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Yet participants’ performance was not improved even when they were given specific instructions to do so.
That is, direct and explicit instructions to think outside the box did not help.
Overnight, it seemed that creativity gurus everywhere were teaching managers how to think outside the box.
Management consultants in the 1970s and 1980s even used this puzzle when making sales pitches to prospective clients.
Because the solution is, in hindsight, deceptively simple, clients tended to admit they should have thought of it themselves.
Because they hadn’t, they were obviously not as creative or smart as they had previously thought, and needed to call in creative experts. The nine-dot puzzle and the phrase “thinking outside the box” became metaphors for creativity and spread like wildfire in marketing, management, psychology, the creative arts, engineering, and personal improvement circles.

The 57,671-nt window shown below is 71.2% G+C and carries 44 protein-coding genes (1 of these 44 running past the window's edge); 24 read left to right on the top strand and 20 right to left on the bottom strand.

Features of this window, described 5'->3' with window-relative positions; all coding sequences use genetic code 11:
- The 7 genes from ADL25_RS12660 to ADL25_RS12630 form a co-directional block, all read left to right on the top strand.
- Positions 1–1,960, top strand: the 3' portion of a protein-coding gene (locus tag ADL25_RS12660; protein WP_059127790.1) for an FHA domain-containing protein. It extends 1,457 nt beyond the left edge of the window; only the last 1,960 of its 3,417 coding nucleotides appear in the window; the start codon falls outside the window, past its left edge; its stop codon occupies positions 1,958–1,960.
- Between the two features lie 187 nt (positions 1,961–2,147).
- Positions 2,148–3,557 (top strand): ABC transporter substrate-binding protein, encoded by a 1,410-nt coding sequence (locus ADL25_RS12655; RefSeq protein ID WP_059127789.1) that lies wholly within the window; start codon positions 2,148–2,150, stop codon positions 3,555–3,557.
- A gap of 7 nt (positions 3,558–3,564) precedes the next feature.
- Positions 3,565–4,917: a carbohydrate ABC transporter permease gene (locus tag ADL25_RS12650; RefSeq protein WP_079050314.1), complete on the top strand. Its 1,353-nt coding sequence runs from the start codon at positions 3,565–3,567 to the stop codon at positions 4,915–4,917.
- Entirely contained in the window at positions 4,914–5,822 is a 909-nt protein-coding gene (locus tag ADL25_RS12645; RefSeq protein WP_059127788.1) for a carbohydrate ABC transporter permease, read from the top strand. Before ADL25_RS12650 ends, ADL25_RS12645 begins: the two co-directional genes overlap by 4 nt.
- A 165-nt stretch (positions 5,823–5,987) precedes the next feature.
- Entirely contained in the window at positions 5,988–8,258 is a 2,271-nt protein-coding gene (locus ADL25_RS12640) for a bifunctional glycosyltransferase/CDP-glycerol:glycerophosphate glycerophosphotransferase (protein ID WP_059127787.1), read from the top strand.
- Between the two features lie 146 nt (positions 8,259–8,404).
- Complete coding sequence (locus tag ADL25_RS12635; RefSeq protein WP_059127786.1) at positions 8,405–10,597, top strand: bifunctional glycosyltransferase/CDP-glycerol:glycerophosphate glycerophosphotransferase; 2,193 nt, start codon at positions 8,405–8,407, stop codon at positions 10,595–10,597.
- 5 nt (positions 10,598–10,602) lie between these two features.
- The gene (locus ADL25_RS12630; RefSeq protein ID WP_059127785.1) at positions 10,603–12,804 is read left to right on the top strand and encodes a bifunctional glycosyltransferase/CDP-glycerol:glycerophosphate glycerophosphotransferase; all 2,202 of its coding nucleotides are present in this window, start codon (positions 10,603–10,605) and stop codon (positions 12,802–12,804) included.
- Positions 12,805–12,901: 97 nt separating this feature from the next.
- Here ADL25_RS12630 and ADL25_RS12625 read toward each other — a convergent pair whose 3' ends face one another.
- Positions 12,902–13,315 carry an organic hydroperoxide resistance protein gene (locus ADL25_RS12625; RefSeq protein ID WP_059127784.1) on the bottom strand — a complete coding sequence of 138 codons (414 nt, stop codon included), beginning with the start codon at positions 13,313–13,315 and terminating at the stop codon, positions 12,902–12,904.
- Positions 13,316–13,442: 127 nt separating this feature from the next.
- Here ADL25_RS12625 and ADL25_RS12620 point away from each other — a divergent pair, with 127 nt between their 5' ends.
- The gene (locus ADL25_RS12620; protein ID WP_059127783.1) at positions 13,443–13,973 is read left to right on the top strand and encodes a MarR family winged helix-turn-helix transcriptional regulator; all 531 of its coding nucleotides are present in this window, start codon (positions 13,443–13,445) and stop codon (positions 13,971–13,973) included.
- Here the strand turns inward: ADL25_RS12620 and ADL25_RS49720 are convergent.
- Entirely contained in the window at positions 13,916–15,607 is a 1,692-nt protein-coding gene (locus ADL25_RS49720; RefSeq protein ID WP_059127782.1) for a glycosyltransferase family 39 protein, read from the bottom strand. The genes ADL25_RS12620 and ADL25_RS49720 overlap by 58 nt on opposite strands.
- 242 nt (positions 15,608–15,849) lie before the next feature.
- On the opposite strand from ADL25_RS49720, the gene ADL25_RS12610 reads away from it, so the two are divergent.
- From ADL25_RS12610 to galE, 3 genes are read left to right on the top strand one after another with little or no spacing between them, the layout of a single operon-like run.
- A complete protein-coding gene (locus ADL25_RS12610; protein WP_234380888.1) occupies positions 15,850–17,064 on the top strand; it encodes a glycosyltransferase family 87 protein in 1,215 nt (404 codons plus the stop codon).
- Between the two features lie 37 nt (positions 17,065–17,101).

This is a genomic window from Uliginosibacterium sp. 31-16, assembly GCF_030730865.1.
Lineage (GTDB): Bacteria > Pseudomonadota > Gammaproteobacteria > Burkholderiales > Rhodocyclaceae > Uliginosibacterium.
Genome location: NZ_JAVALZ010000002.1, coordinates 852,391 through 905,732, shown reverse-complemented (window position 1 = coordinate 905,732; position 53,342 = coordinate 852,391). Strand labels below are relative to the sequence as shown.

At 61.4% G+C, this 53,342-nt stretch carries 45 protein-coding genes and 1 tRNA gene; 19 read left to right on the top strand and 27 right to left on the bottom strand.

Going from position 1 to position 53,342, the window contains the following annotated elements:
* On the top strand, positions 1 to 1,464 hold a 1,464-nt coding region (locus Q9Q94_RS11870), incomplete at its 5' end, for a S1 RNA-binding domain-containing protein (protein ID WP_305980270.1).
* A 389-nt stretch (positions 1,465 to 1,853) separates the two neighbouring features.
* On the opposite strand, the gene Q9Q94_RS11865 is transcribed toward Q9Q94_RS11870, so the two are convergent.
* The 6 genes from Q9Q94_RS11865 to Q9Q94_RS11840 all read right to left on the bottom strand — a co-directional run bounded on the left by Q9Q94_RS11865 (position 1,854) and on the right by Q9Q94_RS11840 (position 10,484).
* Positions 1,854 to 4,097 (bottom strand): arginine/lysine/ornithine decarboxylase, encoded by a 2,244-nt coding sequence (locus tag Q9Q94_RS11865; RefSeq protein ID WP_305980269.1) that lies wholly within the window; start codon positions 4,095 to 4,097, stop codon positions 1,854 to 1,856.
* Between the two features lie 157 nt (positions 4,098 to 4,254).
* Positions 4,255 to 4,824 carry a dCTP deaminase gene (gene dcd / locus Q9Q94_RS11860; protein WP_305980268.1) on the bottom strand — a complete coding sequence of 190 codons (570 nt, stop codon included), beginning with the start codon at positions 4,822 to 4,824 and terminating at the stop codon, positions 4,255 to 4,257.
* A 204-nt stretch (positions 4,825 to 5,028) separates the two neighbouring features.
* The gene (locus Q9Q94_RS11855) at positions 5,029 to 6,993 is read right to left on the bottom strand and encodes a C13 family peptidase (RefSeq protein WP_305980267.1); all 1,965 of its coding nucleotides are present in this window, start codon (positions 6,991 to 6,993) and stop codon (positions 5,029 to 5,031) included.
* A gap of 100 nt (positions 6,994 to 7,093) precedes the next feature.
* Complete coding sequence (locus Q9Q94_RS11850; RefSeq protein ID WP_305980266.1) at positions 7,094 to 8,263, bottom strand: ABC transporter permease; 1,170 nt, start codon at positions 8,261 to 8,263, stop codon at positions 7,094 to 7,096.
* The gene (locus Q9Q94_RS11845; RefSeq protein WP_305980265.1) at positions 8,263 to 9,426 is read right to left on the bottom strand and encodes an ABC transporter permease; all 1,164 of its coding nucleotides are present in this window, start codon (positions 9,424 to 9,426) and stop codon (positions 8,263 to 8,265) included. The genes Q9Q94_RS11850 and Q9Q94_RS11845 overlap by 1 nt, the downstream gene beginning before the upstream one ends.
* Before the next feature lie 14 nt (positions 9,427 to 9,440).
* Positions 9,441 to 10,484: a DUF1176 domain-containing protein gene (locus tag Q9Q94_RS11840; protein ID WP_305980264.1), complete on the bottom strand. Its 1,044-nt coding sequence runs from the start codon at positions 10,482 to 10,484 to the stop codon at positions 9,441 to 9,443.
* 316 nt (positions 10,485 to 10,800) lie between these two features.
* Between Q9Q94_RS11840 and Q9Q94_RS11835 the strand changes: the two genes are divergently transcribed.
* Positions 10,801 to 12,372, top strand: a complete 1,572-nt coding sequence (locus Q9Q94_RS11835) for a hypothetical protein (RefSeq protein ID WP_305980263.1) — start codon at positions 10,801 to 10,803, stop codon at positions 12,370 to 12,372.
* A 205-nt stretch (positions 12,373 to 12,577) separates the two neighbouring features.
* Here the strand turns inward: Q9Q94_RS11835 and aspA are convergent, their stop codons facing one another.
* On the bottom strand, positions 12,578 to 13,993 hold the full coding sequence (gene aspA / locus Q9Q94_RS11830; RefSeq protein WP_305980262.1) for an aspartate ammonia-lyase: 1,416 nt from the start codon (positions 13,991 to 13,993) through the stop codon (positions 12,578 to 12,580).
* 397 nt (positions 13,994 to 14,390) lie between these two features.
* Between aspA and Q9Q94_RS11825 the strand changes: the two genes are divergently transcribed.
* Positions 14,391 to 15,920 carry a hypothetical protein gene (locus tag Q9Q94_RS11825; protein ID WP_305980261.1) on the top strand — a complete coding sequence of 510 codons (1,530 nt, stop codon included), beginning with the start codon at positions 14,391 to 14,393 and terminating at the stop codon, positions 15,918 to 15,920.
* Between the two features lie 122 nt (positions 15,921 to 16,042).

No one, that is, before two different research teams—Clarke Burnham with Kenneth Davis, and Joseph Alba with Robert Weisberg—ran another experiment using the same puzzle but a different research procedure.
The second group was told that the solution required the lines to be drawn outside the imaginary box bordering the dot array.
Most people assume that 60 percent to 90 percent of the group given the clue would solve the puzzle easily. What’s more, in statistical terms, this 5 percent improvement over the subjects of Guilford’s original study is insignificant.
In other words, the difference could easily be due to what statisticians call sampling error.
Let’s look a little more closely at these surprising results.
Solving this problem requires people to literally think outside the box.